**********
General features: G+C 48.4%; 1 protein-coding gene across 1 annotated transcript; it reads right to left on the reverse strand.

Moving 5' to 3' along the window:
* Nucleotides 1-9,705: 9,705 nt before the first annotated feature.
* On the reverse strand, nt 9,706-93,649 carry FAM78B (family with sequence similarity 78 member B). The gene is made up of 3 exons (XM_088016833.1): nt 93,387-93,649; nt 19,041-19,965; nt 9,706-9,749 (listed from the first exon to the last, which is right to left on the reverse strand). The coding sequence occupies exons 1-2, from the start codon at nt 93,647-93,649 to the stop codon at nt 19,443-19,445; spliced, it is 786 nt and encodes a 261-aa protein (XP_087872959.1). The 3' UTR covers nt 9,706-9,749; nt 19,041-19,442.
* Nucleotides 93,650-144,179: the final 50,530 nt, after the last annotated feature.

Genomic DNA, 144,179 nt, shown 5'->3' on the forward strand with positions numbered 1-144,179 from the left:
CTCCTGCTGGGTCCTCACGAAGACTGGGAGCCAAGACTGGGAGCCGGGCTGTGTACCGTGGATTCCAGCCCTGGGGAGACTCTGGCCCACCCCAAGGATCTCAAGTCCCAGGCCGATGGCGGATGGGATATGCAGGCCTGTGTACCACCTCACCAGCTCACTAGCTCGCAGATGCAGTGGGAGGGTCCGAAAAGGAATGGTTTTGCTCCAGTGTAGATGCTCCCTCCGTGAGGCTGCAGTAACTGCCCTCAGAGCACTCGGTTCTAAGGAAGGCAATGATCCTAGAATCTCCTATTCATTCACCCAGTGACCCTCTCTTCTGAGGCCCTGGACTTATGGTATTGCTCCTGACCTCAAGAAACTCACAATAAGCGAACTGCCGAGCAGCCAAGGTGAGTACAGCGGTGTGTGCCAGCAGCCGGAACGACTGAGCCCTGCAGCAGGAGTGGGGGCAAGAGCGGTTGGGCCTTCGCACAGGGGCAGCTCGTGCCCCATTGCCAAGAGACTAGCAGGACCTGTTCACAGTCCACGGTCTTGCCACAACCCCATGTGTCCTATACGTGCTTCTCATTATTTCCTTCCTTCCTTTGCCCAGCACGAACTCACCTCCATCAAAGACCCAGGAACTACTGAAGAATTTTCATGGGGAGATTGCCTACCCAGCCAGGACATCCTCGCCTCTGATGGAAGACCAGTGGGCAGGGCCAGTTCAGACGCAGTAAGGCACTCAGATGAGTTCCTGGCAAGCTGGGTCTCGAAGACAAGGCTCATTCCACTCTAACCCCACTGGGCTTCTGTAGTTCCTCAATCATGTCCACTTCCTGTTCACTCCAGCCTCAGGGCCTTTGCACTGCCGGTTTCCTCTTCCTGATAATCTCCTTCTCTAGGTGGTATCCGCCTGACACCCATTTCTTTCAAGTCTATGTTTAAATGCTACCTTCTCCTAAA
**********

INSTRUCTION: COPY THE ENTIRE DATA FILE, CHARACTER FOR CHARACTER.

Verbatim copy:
General features: G+C 48.4%; 1 protein-coding gene across 1 annotated transcript; it reads right to left on the reverse strand.

Moving 5' to 3' along the window:
* Nucleotides 1-9,705: 9,705 nt before the first annotated feature.
* On the reverse strand, nt 9,706-93,649 carry FAM78B (family with sequence similarity 78 member B). The gene is made up of 3 exons (XM_088016833.1): nt 93,387-93,649; nt 19,041-19,965; nt 9,706-9,749 (listed from the first exon to the last, which is right to left on the reverse strand). The coding sequence occupies exons 1-2, from the start codon at nt 93,647-93,649 to the stop codon at nt 19,443-19,445; spliced, it is 786 nt and encodes a 261-aa protein (XP_087872959.1). The 3' UTR covers nt 9,706-9,749; nt 19,041-19,442.
* Nucleotides 93,650-144,179: the final 50,530 nt, after the last annotated feature.

Genomic DNA, 144,179 nt, shown 5'->3' on the forward strand with positions numbered 1-144,179 from the left:
CTCCTGCTGGGTCCTCACGAAGACTGGGAGCCAAGACTGGGAGCCGGGCTGTGTACCGTGGATTCCAGCCCTGGGGAGACTCTGGCCCACCCCAAGGATCTCAAGTCCCAGGCCGATGGCGGATGGGATATGCAGGCCTGTGTACCACCTCACCAGCTCACTAGCTCGCAGATGCAGTGGGAGGGTCCGAAAAGGAATGGTTTTGCTCCAGTGTAGATGCTCCCTCCGTGAGGCTGCAGTAACTGCCCTCAGAGCACTCGGTTCTAAGGAAGGCAATGATCCTAGAATCTCCTATTCATTCACCCAGTGACCCTCTCTTCTGAGGCCCTGGACTTATGGTATTGCTCCTGACCTCAAGAAACTCACAATAAGCGAACTGCCGAGCAGCCAAGGTGAGTACAGCGGTGTGTGCCAGCAGCCGGAACGACTGAGCCCTGCAGCAGGAGTGGGGGCAAGAGCGGTTGGGCCTTCGCACAGGGGCAGCTCGTGCCCCATTGCCAAGAGACTAGCAGGACCTGTTCACAGTCCACGGTCTTGCCACAACCCCATGTGTCCTATACGTGCTTCTCATTATTTCCTTCCTTCCTTTGCCCAGCACGAACTCACCTCCATCAAAGACCCAGGAACTACTGAAGAATTTTCATGGGGAGATTGCCTACCCAGCCAGGACATCCTCGCCTCTGATGGAAGACCAGTGGGCAGGGCCAGTTCAGACGCAGTAAGGCACTCAGATGAGTTCCTGGCAAGCTGGGTCTCGAAGACAAGGCTCATTCCACTCTAACCCCACTGGGCTTCTGTAGTTCCTCAATCATGTCCACTTCCTGTTCACTCCAGCCTCAGGGCCTTTGCACTGCCGGTTTCCTCTTCCTGATAATCTCCTTCTCTAGGTGGTATCCGCCTGACACCCATTTCTTTCAAGTCTATGTTTAAATGCTACCTTCTCCTAAA